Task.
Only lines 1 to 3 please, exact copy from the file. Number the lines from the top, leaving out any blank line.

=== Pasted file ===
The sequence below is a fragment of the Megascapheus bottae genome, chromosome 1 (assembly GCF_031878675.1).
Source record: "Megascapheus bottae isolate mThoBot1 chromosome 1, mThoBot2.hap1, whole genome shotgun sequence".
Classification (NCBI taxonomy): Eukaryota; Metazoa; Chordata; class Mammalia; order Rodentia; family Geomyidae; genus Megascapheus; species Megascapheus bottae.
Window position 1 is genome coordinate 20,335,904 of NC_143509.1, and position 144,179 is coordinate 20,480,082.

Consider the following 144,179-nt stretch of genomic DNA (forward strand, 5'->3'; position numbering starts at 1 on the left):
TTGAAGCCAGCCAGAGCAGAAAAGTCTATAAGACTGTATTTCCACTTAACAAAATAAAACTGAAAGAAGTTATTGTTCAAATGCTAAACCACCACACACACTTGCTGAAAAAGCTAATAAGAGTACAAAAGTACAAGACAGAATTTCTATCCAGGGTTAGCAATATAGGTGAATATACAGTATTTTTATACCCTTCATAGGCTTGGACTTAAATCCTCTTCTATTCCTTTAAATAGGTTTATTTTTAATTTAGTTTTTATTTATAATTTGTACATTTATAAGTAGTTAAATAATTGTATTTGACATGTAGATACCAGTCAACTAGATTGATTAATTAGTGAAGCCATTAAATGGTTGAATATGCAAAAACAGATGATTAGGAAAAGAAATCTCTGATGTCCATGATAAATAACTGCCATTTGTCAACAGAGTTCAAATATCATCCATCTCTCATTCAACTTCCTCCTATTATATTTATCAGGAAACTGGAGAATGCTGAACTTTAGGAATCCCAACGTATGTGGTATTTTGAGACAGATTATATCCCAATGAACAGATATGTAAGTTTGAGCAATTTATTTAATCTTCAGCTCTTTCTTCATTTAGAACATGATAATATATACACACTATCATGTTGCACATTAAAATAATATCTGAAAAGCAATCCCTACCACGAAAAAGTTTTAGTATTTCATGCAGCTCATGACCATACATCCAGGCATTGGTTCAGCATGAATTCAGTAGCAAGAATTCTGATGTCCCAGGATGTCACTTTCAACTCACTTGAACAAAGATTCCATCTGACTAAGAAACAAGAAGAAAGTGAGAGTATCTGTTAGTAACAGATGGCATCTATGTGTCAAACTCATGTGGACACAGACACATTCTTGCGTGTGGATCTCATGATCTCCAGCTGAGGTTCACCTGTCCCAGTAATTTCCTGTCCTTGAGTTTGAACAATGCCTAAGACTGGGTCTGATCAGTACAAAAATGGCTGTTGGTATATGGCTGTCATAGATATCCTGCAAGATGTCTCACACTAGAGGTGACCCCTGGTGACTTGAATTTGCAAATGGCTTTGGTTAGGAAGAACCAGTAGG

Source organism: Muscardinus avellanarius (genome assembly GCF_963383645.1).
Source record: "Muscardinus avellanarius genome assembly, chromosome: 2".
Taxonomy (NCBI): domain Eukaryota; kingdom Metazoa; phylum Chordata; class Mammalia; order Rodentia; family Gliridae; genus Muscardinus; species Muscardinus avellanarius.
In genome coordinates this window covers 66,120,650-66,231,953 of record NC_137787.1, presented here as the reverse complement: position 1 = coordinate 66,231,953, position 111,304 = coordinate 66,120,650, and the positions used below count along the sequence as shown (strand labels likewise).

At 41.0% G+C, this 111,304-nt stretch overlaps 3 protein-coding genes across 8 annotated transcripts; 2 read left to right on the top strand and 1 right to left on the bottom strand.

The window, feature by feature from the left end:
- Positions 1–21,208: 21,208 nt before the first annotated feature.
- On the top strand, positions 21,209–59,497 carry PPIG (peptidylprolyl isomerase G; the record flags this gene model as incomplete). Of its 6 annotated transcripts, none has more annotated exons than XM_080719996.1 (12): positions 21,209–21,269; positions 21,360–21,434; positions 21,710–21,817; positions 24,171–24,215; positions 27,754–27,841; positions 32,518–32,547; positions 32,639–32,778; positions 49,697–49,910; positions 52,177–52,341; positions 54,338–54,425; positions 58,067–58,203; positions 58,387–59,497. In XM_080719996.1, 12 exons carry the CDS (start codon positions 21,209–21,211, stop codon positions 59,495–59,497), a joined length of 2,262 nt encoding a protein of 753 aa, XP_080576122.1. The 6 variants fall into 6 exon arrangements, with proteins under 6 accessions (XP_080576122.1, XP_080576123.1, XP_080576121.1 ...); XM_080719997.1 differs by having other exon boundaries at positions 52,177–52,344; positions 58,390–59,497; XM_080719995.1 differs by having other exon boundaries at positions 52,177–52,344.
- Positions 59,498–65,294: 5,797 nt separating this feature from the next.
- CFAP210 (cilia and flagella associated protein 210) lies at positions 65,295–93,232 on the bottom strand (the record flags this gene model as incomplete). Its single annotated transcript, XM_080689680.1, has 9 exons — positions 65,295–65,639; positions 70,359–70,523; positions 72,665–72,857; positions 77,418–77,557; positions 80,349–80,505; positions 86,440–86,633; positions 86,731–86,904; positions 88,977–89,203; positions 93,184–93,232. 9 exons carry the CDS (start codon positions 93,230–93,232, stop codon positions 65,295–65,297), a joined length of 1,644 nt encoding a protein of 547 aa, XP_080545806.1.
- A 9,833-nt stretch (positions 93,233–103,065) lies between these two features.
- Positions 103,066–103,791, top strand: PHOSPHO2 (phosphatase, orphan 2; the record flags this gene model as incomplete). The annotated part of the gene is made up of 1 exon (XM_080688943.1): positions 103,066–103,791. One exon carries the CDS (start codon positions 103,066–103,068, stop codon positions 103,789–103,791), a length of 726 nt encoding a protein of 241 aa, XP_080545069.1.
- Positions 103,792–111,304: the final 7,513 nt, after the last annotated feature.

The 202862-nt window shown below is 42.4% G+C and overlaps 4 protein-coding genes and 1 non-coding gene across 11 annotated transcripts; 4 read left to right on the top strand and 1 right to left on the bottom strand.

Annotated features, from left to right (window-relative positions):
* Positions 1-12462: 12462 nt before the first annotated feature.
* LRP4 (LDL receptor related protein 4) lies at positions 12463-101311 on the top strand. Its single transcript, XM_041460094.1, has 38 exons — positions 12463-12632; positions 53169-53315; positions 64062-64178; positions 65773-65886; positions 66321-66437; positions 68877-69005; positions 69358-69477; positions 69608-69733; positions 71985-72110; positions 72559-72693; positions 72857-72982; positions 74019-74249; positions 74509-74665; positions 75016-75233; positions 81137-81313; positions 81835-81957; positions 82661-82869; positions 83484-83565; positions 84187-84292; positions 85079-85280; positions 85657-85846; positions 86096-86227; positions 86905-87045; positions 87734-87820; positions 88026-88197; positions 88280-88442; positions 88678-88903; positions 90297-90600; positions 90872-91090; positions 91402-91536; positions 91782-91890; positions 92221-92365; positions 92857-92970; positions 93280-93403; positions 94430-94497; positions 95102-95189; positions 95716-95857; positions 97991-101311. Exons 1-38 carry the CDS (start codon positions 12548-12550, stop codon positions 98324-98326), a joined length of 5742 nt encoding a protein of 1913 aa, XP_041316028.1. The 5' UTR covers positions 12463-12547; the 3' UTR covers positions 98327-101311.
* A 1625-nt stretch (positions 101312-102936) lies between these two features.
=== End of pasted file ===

The sequence below is a fragment of the Megascapheus bottae genome, chromosome 1 (assembly GCF_031878675.1).
Source record: "Megascapheus bottae isolate mThoBot1 chromosome 1, mThoBot2.hap1, whole genome shotgun sequence".
Classification (NCBI taxonomy): Eukaryota; Metazoa; Chordata; class Mammalia; order Rodentia; family Geomyidae; genus Megascapheus; species Megascapheus bottae.